Title: "The Big Short: Inside the Doomsday Machine"
Author: Michael Lewis
Publisher: Norton, 2010; 266 pages; $27.95
The saying "hindsight is 20/20" has never been truer than when applied to explanations of the recent real estate bubble and burst and the subprime mortgage market debacle.
Every other person you talk to decries the "obvious" destiny-for-failure of every element of the crisis, from Fannie and Freddie to interest-only adjustable-rate mortgages, to ever-escalating home values.
The unanimity of backward-looking "I coulda told you so’s" is so overwhelming it belies the reality that hundreds of banks, tens of thousands of professionals, and millions of homeowners participated in and had their own role to play in creating the problem. Otherwise, there would be no problem, right?
In light of all this Monday morning quarterbacking, brilliant writer Michael Lewis — who also wrote "Moneyball" and book-turned-Oscar-winning-film "The Blind Side" — took a dramatically different approach in writing his housing crisis retrospective, "The Big Short: Inside the Doomsday Machine."
Instead of pitching himself as a mortgage market savant, or even doing an intelligent but backward-looking deconstruction of how in the heck we all ended up in this collectively problematic situation, Lewis asked a single question of big-finance truth-teller Meredith Whitney.
She became the doomsday oracle of Wall Street when she vociferously predicted the October 2007 crash in financial stocks set off when Citigroup was forced to slash its dividend due to what Lewis unflinchingly deems its "mismanagement" of assets.
Lewis’ question: Who got it right? And with foresight, not hindsight?
And, Lewis asked Whitney, who got it so right that they put their money — at the time — right where their mouth was? Who are the modern-day finance "Nostradamii" who felt so strongly about their then-unpopular prognostications of the subprime mortgage market meltdown that they made millions by creatively "shorting" the market?
"The Big Short" is a series of character studies — the characters being the handful of names Whitney listed in her reply to Lewis’ query. "The Big Short" weaves together the tales of exactly how, when, where and why these folks called Wall Street out — more or less loudly, but always very profitably — on the setup for a big-time fail that was the then-flourishing subprime mortgage business. …CONTINUED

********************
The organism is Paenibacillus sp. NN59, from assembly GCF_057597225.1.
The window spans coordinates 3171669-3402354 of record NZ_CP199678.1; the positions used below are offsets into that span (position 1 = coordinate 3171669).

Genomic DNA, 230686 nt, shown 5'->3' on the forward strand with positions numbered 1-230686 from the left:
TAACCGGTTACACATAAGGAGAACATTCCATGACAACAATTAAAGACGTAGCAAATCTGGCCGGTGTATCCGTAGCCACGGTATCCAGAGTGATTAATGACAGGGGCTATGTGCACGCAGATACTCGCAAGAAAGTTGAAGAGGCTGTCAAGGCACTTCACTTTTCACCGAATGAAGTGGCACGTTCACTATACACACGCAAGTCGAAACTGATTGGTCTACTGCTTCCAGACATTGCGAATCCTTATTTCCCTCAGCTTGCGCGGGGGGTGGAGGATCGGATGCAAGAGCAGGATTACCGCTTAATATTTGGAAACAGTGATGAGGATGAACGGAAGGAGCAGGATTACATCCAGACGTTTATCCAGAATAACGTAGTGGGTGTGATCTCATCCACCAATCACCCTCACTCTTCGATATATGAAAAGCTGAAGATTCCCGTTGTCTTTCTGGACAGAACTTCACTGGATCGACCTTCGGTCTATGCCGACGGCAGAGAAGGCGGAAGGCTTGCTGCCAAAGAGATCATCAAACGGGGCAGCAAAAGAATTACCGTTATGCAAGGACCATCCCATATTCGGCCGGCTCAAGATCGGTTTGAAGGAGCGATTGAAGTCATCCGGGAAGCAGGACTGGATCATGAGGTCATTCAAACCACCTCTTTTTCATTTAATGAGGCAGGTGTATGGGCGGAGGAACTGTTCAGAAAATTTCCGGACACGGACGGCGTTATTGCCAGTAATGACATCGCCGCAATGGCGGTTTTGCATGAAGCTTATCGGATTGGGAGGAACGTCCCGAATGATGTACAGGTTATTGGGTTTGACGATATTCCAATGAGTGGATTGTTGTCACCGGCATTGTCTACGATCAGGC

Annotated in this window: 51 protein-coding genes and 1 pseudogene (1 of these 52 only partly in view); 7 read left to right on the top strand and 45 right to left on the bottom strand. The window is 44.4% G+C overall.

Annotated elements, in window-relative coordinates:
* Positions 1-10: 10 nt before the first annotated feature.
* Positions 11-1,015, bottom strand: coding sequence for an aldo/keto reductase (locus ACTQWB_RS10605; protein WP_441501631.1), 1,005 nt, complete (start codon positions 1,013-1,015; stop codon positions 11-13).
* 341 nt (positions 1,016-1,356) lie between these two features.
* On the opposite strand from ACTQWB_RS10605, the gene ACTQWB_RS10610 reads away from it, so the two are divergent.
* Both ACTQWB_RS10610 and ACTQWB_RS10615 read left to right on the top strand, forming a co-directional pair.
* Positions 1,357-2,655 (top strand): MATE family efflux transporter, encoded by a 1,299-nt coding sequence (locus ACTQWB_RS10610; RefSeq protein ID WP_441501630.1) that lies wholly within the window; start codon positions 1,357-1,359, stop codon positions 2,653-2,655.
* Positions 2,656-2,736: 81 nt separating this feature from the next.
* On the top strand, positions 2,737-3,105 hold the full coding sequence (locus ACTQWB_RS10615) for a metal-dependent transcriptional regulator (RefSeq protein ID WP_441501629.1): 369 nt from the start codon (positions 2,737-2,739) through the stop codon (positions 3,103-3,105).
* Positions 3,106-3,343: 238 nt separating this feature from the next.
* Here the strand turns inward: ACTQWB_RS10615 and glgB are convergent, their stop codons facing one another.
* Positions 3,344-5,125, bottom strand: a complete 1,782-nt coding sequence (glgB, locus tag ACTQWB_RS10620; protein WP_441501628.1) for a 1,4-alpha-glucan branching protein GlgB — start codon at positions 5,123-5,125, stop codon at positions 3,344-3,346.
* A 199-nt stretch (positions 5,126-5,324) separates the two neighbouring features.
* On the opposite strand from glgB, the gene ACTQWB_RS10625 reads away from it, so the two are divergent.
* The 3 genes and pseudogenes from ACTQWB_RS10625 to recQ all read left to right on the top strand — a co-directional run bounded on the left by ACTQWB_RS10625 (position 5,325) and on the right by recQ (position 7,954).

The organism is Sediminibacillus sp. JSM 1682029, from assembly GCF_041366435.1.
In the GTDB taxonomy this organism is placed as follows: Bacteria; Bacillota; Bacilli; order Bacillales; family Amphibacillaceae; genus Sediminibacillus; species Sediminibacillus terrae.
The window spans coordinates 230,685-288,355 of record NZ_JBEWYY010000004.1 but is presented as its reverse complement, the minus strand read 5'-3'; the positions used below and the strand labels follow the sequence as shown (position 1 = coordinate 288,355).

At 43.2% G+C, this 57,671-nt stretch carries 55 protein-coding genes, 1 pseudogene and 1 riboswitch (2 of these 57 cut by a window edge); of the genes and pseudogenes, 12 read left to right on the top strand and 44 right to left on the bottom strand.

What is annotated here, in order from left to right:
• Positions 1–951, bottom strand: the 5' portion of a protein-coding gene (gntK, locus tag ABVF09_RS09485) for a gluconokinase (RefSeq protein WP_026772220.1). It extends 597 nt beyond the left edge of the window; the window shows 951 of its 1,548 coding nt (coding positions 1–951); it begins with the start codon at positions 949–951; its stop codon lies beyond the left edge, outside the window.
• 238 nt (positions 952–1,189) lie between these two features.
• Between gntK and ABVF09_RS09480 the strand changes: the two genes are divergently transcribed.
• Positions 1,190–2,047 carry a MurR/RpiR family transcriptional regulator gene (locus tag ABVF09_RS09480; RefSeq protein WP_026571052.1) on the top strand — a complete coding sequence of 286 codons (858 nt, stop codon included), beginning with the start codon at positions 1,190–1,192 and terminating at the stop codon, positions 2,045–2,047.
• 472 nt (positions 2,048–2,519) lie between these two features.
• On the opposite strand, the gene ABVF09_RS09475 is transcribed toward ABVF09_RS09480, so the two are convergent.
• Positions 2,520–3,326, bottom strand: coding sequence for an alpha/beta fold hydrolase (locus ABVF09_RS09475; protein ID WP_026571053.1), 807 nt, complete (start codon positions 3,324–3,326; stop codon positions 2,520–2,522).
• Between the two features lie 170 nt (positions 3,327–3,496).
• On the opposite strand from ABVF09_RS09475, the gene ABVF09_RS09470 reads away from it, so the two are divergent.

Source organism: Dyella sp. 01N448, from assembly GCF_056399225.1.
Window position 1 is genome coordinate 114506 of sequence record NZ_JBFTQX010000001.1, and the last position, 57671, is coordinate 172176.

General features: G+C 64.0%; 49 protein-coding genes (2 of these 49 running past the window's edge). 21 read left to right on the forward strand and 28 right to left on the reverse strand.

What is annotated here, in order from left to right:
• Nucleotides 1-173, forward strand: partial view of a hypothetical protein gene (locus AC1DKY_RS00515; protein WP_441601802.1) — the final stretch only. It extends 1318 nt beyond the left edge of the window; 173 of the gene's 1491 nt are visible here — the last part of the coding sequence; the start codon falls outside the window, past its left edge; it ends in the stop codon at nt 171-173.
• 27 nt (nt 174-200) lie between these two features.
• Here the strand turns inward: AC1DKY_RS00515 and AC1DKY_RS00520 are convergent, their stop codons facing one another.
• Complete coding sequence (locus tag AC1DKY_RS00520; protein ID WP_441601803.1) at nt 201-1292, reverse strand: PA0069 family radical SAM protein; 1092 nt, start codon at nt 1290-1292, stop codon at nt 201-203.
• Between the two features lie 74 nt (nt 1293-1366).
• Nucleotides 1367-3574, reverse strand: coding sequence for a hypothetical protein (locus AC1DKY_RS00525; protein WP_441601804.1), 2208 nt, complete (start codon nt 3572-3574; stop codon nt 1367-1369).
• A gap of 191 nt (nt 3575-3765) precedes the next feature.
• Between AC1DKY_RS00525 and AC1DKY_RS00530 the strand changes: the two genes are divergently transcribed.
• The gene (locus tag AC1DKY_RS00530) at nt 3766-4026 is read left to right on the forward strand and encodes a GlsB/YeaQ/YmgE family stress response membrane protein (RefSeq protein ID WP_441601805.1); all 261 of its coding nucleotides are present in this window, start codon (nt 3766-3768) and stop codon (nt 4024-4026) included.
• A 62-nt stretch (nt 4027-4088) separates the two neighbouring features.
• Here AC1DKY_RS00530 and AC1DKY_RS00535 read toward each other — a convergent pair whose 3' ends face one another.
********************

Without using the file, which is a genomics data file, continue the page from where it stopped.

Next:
Sure, this book is full of financial storytelling and narratives of the strategies these folks innovated to short a market for which there was no packaged product or preexisting strategy set up for profiting from this particular industry’s failure. If that’s your gig, you’ll love it.
And honestly, if you don’t like that sort of thing, you should still give it a chance — Lewis’ retellings of what must have been quite complex big-market wranglings flow and engross, like a really smart, high-stakes reality show plot — without the loose women.
But really, "The Big Short" is a book about humans and their lives. Specifically, Lewis unbraids the events of these particular humans’ lives that drove their personal flavor of righteous belligerence, laying bare what I read as the life scars that emboldened these various players — none of whom were market big shots beforehand — to go so heartily against the grain.
And by righteous, I don’t mean self-righteous or judgily moralistic about why people should be made to put money down or document their income — I just mean correct about fully reading, understanding, analyzing and detecting the numerous and grave flaws to the subprime industry’s business models, and betting the farm on their correctness when everyone else crossed their fingers that the house of cards would just keep on standing.
Lewis’ cast of everyman-esque (but smarter) characters is what makes this book read like funny, smart, suspenseful fiction — and better than most of that. There’s the nobody stock analyst who worked for his parents, whose young son had tragically died, killing his belief that everything would just be OK just because everyone else thought so.
And then there’s the dropout medical doctor with a glass eye who was runny and infected frequently during his childhood — depriving him of friendships and the curse of giving much of a crap what others said or thought.
These characters had been damaged by life, as have we all. But "The Big Short" relays how their damage not only sensitized them to the pain potential of life, but left them more open than normal to the catastrophic market possibilities to which everyone else was blind (often intentionally so). And it does so with sarcasm, and a brilliantly wise yet unfancy voice. A must-read.
Tara-Nicholle Nelson is author of "The Savvy Woman’s Homebuying Handbook" and "Trillion Dollar Women: Use Your Power to Make Buying and Remodeling Decisions." Tara is also the Consumer Ambassador and Educator for real estate listings search site Trulia.com. Ask her a real estate question online or visit her Web site, www.rethinkrealestate.com.
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